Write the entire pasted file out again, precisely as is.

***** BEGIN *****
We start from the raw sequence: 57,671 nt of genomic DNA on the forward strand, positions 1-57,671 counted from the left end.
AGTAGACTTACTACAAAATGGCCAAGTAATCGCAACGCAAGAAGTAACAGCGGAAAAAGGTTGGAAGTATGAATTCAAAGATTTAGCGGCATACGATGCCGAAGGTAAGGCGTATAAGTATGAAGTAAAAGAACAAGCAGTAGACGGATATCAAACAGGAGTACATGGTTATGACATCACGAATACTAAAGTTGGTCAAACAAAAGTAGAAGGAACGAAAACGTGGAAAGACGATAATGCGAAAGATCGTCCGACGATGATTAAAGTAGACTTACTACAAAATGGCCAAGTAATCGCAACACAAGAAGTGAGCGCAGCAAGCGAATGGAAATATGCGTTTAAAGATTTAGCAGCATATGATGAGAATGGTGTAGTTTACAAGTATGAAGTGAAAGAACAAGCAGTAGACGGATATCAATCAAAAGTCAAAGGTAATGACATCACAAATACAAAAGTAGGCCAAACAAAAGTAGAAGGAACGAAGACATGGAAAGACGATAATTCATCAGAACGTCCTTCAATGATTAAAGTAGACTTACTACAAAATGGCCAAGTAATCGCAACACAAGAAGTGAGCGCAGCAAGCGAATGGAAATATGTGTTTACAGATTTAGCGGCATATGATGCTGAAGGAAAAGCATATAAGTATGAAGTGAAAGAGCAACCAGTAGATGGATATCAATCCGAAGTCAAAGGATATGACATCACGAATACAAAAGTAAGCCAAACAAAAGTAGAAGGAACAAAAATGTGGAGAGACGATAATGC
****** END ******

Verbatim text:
We start from the raw sequence: 57,671 nt of genomic DNA on the forward strand, positions 1-57,671 counted from the left end.
AGTAGACTTACTACAAAATGGCCAAGTAATCGCAACGCAAGAAGTAACAGCGGAAAAAGGTTGGAAGTATGAATTCAAAGATTTAGCGGCATACGATGCCGAAGGTAAGGCGTATAAGTATGAAGTAAAAGAACAAGCAGTAGACGGATATCAAACAGGAGTACATGGTTATGACATCACGAATACTAAAGTTGGTCAAACAAAAGTAGAAGGAACGAAAACGTGGAAAGACGATAATGCGAAAGATCGTCCGACGATGATTAAAGTAGACTTACTACAAAATGGCCAAGTAATCGCAACACAAGAAGTGAGCGCAGCAAGCGAATGGAAATATGCGTTTAAAGATTTAGCAGCATATGATGAGAATGGTGTAGTTTACAAGTATGAAGTGAAAGAACAAGCAGTAGACGGATATCAATCAAAAGTCAAAGGTAATGACATCACAAATACAAAAGTAGGCCAAACAAAAGTAGAAGGAACGAAGACATGGAAAGACGATAATTCATCAGAACGTCCTTCAATGATTAAAGTAGACTTACTACAAAATGGCCAAGTAATCGCAACACAAGAAGTGAGCGCAGCAAGCGAATGGAAATATGTGTTTACAGATTTAGCGGCATATGATGCTGAAGGAAAAGCATATAAGTATGAAGTGAAAGAGCAACCAGTAGATGGATATCAATCCGAAGTCAAAGGATATGACATCACGAATACAAAAGTAAGCCAAACAAAAGTAGAAGGAACAAAAATGTGGAGAGACGATAATGC